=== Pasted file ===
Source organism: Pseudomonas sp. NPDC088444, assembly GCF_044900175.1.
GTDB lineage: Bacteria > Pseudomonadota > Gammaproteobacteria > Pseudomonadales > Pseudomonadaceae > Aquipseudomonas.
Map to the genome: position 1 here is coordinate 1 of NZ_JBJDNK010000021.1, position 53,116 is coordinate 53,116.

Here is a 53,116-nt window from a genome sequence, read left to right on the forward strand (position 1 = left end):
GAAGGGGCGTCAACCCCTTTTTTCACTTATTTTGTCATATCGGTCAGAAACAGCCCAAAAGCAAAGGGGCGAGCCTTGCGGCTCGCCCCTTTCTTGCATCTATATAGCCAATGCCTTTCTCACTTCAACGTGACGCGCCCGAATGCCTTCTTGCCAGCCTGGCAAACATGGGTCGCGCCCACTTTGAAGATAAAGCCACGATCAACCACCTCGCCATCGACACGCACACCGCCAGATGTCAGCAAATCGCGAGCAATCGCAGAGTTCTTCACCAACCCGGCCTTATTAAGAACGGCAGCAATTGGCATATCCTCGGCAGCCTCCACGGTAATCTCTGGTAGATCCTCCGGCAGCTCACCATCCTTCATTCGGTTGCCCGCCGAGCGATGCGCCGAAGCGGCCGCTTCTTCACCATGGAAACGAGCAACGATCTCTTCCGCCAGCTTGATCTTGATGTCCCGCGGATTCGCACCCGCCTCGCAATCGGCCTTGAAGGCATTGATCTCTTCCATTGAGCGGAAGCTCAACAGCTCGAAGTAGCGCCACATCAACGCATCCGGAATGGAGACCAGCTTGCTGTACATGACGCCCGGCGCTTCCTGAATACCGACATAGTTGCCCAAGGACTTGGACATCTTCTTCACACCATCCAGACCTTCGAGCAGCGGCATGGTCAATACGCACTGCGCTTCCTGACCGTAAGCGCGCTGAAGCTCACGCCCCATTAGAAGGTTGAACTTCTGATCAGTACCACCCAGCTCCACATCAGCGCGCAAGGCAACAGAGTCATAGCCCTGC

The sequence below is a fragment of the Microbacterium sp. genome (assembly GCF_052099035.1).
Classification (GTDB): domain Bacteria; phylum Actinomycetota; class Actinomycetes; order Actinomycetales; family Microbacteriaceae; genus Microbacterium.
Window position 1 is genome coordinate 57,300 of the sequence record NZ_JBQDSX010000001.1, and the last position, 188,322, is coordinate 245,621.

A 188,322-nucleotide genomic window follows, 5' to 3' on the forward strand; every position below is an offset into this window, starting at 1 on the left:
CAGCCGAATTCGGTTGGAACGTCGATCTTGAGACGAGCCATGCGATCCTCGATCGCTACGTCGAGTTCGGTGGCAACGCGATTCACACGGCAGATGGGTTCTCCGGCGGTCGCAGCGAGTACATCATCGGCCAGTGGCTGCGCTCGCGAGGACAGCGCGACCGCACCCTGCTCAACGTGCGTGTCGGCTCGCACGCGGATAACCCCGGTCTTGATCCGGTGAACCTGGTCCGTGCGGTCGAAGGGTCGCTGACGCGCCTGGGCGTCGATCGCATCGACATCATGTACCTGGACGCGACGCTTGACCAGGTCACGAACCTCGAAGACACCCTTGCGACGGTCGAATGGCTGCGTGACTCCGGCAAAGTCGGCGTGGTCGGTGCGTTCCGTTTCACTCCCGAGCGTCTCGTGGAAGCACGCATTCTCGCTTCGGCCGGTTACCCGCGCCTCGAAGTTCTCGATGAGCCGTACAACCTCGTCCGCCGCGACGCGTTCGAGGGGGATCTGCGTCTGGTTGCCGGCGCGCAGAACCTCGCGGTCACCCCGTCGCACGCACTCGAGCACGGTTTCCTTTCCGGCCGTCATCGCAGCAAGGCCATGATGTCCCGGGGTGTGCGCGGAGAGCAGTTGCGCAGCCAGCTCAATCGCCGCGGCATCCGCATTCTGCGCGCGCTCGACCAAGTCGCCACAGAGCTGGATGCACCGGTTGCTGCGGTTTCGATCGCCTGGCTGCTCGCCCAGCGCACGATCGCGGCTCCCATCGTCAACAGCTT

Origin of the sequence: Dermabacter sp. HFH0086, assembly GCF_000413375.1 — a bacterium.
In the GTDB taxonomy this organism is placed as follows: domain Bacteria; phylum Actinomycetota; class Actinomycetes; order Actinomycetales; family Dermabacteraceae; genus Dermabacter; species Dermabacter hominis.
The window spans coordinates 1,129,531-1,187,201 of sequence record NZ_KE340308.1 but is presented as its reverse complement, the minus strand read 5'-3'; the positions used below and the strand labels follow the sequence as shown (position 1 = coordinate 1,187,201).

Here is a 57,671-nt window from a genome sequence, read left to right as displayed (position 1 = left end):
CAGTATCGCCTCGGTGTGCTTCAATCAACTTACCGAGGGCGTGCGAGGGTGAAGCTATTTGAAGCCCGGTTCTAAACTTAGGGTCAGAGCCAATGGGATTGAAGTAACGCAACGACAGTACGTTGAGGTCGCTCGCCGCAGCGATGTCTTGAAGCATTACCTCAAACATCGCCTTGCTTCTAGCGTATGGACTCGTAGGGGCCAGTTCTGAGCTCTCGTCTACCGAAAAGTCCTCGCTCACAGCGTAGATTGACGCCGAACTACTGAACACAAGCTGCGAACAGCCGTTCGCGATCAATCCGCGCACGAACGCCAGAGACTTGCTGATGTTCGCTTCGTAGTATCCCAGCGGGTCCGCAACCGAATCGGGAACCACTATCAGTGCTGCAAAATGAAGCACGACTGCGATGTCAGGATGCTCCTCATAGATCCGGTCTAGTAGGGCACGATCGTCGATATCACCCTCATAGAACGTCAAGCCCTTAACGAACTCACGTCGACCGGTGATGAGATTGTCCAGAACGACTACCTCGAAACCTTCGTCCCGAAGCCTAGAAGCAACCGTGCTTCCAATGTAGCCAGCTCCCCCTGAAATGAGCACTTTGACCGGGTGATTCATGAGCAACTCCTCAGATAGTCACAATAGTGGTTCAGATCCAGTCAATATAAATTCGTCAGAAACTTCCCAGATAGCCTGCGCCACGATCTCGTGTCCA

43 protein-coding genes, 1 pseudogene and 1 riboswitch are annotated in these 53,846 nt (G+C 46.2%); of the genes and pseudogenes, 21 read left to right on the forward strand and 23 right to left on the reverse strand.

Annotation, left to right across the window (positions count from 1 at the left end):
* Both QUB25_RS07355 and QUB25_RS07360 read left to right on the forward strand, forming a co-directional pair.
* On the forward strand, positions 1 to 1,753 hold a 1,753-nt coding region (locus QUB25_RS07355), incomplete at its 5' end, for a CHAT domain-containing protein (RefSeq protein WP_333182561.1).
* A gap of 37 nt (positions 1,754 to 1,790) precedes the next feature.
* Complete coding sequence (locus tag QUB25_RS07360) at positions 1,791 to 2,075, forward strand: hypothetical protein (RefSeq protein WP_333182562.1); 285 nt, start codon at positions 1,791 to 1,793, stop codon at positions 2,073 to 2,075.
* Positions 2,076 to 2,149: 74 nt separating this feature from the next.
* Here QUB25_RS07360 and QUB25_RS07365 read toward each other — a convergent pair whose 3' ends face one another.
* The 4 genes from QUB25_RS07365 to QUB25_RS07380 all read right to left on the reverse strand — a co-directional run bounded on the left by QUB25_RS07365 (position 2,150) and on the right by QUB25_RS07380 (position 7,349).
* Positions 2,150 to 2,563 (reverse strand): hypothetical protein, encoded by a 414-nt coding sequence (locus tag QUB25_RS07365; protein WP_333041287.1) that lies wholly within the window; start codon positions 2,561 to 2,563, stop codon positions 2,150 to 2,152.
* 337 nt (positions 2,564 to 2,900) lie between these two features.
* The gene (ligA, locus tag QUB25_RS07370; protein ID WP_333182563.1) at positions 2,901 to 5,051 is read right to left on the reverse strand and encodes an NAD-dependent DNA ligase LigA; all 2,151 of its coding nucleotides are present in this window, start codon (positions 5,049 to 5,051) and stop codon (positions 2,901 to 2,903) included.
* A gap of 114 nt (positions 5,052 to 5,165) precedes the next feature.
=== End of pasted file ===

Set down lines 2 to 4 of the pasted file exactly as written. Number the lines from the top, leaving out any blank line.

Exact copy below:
GTDB lineage: Bacteria > Pseudomonadota > Gammaproteobacteria > Pseudomonadales > Pseudomonadaceae > Aquipseudomonas.
Map to the genome: position 1 here is coordinate 1 of NZ_JBJDNK010000021.1, position 53,116 is coordinate 53,116.

Here is a 53,116-nt window from a genome sequence, read left to right on the forward strand (position 1 = left end):